105m93-1-29Welcome to Hampshire Archives and Local Studies’ new blog and our very first entry. We will be updating our blog weekly, with posts from different members of staff, revealing the work which occurs at Hampshire Record Office and Wessex Film and Sound Archive, and showcasing some of the amazing collections we hold.  Follow us to discover behind the scenes activities, special events and untold stories found within the archives.

This entry will introduce the service and explain briefly what we do and what we look after. Hampshire Archives and Local Studies is situated at Hampshire Record Office, on Sussex Street, Winchester. The Record Office is a purpose-designed building which was opened in 1993 by Queen Elizabeth II.  The building contains climate controlled strongrooms to protect and preserve documents, state of the art conservation equipment and an 80 seat cinema.  We also have a large foyer where exhibitions are held and a large search room where our staff can help you with your research.

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Barton Stacey miniature knights on display in our foyer

Over 8 miles of archives and nearly 10,000 local 11m59_b1_89_1_1-2studies books are stored here covering 1,000 years of history. The archives were Designated an outstanding collection of national and international importance by the former Museums, Libraries and Archives Council.  They include the medieval Winchester Pipe Rolls (pictured) which are on the UNESCO UK Memory of the World Register. There are also letters by Jane Austen and Florence Nightingale, and diaries from the Western Front during World War One, amid much more.  The Record Office winchesterholds important collections from Winchester Cathedral, The Royal Green Jackets and Jane Austen House Museum to name but a few.   Our collections provide an unprecedented resource for studying Hampshire’s past and all of this is freely accessible to the public.  Upcoming blogs will explore some of our favourite documents and collections and uncover stories which they tell about us, our society and our past.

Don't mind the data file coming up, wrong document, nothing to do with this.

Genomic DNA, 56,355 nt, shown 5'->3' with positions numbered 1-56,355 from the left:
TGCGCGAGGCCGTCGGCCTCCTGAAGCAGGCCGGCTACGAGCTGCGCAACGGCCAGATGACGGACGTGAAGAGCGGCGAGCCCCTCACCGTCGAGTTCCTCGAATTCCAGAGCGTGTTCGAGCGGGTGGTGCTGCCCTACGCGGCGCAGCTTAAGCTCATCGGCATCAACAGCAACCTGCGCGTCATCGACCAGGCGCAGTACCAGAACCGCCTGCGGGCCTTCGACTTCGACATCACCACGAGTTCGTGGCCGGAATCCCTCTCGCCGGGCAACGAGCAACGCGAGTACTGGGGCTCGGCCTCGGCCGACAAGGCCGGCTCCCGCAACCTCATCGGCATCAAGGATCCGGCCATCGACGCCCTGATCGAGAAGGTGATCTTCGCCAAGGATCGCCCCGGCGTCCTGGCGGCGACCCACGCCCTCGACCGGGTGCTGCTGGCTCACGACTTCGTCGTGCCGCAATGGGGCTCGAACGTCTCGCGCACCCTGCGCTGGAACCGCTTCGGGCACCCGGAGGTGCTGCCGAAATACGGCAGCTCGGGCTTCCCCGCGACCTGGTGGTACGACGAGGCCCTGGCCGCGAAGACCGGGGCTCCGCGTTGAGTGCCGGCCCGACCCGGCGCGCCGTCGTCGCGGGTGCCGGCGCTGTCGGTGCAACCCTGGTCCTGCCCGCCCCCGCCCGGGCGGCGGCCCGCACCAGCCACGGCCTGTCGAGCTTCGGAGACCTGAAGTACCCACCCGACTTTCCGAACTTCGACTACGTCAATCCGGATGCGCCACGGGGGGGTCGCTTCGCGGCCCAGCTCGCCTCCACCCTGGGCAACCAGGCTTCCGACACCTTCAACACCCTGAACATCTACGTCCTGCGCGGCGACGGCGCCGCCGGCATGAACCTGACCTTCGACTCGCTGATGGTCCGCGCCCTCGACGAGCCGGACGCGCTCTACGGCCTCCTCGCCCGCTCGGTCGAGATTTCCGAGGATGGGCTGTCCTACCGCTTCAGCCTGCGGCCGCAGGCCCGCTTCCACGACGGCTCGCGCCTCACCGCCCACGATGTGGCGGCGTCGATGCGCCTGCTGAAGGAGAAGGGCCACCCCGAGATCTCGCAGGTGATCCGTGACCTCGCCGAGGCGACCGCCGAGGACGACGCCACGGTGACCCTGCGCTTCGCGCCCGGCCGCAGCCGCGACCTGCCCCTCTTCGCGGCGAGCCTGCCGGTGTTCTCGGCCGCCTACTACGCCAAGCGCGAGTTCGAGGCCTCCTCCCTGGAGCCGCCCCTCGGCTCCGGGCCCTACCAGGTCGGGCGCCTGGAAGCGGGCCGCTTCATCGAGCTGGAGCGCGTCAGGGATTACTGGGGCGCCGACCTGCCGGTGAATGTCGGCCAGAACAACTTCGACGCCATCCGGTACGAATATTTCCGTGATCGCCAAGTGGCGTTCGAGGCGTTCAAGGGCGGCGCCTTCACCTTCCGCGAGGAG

Not only will we uncover the stories surrounding our collections but this blog will also explain the work we accomplish to preserve and promote these valuable historical resources. Our conservation team repairs damaged documents to make them usable now and into the future.  As these pictures show, they can achieve some amazing results.

We hold a variety of events throughout the year, including our free monthly Last Thursday Lectures and half-term children’s activities. Workshops are held regularly, ranging from family and house history to reading old handwriting.  Our Archive Ambassador Days train members of the public in preservation, cataloguing, digitisation and oral history.  Talks and behind the scenes visits are also available for local community groups.  Special events this year include celebrating our Jane Austen collections and marking Hampshire Record Office’s 70th anniversary.

children-activities
Children’s Half Term Activities

Also located in Hampshire Record Office is Wessex Film and Sound Archive. It holds 38,000 film and sound recordings dating back to the late Victorian era, relating to Hampshire, the Isle of Wight, Berkshire, Oxfordshire and Buckinghamshire.  Blogs by Zoë Viney, Film Archive Officer, will explore its collections in detail and describe unique projects which use items from the archive.

Matthew Goodwin, archivist

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5 thoughts on “Welcome to Hampshire Archives and Local Studies

  1. I first visited Hampshire Record Office in about 1969 when it was located in two rooms on different floors in The Castle and was completely bowled over by what was available. I continued to use them through the years when they were located in Southgate Street and then followed them to their present purpose-built building where my delight in their holdings continues unabated. The loss of their free car park adds significantly to the cost of research for all but very occasional visits. I hope this new method of communication catches on.

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  2. I can echo Phoebe Merrick’s long familiarity with HRO and agree with all she has written. I would also add how enjoyable are visits to HRO’s search room. The staff are invariably helpful and the room itself comfortable and pleasant to work in whatever your research interest happens to be.
    John Isherwood

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